Sabah —the Land below the Wind, is to the naked eye an exotic collage of dense forests, soaring mountains, rushing rivers, hidden caves and coral reefs. But it’s more than ancient paradise — Sabah is an intoxicating mosaic of culture and incredible history. Located at the northern tip of the island of Borneo, the Malaysian state is home to over 30 ethnic and indigenous tribes once renowned for their dazzling fierceness (and headhunting practices), and now for their role as caretakers of the bountiful nature that thrives in this pocket corner of Southeast Asia.
Sandakan Spirit will take you on a journey of-a-lifetime into the heart of Sabah where you will view some of the world’s most exotic wildlife and flora, and enjoy a vast array of adrenalin-fuelled adventures such as mountain climbs, jungle trekking, wildlife safaris, cave exploring, white water rafting, fishing, windsurfing, waterskiing and diving — especially off the outer islands of Pulau Sipadan and Pulau Lankayan, which are rated amongst the world’s top five diving locations.
At the forefront of your adventure is a rare opportunity to follow in the footsteps of the Australian and British POWs along the infamous, ‘death march’ trail between Sandakan —the second largest city in Sabah to the coastal port of Ranau — which nestles beneath the towering shadows of Gunung Kinabalu, Malaysian Borneo’s highest peak which rises above the clouds at 4095 metres.
Before joining the Federation of Malaysia in 1963 after a brief spell of British colonial governance, Sabah was ruled for centuries by the Sultan of Brunei. During the World War II, Sandakan which served as the British administrative capital and Kota Kinabalu, now the state capital, were destroyed by Allied bombing during the Japanese Imperial Army’s occupation from 1942-45.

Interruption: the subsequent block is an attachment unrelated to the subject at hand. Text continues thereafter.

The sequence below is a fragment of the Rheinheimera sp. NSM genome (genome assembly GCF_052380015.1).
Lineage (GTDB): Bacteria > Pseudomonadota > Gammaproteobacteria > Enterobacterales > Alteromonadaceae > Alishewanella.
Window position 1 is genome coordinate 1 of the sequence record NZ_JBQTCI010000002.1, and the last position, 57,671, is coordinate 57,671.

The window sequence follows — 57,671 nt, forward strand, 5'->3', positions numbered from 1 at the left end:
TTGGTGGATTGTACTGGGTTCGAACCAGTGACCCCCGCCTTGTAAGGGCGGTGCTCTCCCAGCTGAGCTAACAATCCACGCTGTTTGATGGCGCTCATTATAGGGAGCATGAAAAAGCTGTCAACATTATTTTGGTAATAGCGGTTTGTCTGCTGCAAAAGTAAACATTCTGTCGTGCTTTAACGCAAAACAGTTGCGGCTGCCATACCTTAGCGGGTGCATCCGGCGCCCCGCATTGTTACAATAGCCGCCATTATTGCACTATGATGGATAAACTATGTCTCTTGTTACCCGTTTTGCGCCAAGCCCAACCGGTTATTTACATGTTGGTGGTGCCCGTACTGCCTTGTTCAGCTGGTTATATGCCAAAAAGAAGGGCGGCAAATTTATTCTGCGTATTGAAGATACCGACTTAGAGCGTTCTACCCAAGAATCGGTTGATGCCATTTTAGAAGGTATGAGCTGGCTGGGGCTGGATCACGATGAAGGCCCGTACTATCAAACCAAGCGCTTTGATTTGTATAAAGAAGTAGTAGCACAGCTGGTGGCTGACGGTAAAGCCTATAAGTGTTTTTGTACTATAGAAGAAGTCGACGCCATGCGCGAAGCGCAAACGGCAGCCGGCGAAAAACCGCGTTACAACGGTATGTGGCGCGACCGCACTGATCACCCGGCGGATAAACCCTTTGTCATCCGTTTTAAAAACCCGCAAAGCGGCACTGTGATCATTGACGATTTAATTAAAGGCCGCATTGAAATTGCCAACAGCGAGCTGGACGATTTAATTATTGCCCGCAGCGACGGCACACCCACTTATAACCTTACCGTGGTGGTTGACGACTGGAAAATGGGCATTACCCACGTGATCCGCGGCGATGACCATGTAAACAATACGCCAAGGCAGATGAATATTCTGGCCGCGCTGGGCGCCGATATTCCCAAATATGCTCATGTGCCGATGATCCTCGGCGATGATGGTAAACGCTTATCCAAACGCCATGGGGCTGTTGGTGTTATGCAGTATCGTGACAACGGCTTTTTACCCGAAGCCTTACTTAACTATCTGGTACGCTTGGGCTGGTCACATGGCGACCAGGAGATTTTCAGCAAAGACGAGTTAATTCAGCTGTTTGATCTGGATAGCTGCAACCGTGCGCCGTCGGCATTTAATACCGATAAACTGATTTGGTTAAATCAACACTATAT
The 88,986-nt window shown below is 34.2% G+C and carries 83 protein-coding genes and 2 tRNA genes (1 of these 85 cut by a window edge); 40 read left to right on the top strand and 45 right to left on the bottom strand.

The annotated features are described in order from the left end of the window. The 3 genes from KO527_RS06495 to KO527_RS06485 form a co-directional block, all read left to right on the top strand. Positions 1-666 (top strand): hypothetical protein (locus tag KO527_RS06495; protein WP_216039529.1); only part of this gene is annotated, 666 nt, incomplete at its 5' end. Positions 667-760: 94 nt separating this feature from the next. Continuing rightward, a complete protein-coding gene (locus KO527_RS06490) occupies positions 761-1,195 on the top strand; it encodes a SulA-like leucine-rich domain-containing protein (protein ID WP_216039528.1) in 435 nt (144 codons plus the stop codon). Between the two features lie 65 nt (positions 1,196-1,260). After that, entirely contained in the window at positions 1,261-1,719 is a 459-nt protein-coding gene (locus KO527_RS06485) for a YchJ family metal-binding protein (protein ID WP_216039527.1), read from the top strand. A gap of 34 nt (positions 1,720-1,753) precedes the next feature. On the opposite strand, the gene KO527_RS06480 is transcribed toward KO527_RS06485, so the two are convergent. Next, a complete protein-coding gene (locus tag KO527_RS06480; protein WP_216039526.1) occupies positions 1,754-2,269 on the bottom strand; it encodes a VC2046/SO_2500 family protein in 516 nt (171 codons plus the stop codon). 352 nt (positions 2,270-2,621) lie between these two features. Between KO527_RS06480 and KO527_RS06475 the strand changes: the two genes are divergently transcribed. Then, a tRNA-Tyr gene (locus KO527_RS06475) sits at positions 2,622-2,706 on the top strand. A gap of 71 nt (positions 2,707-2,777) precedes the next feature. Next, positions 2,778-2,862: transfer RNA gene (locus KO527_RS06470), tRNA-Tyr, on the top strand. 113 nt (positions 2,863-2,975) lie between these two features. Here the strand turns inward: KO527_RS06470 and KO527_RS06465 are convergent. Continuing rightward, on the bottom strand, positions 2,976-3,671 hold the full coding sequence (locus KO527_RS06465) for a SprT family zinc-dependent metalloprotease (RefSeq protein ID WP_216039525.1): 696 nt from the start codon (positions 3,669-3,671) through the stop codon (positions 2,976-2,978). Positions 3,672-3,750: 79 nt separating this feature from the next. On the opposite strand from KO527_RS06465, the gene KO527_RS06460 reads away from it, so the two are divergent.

Along Gunung Kinabalu’s summit trail are lush, dense rainforests of rhododendron, birch and pine, where a fusion of colour and iridescent scent adds to the poignant memory of the POWs, who toiled through impenetrable jungle tracks and swamplands.
Beneath the towering mountain lies Kinabalu National Park, now a UNESCO World Heritage site and home to a vast array of tropical birds, butterflies, insects, reptiles and over 4,500 species of plants including wild slipper orchids, pitcher plants and rafflesia — the world’s largest flower.
Complementing nature’s bounty is the rich diversity of mammals including pygmy elephants, wild pig and an assortment of exotic monkeys including the Proboscis monkey, named for their long, drooping noses and Borneo’s world-acclaimed Orangutans. At the Sepilok Orangutan Rehabilitation Centre, which intersects 43 square kilometres of lowland rainforests, you can view the Orangutans in rehabilitation along several walking trails and glimpse the primate action from behind-the-scenes at the Nature Education Centre and feeding stations.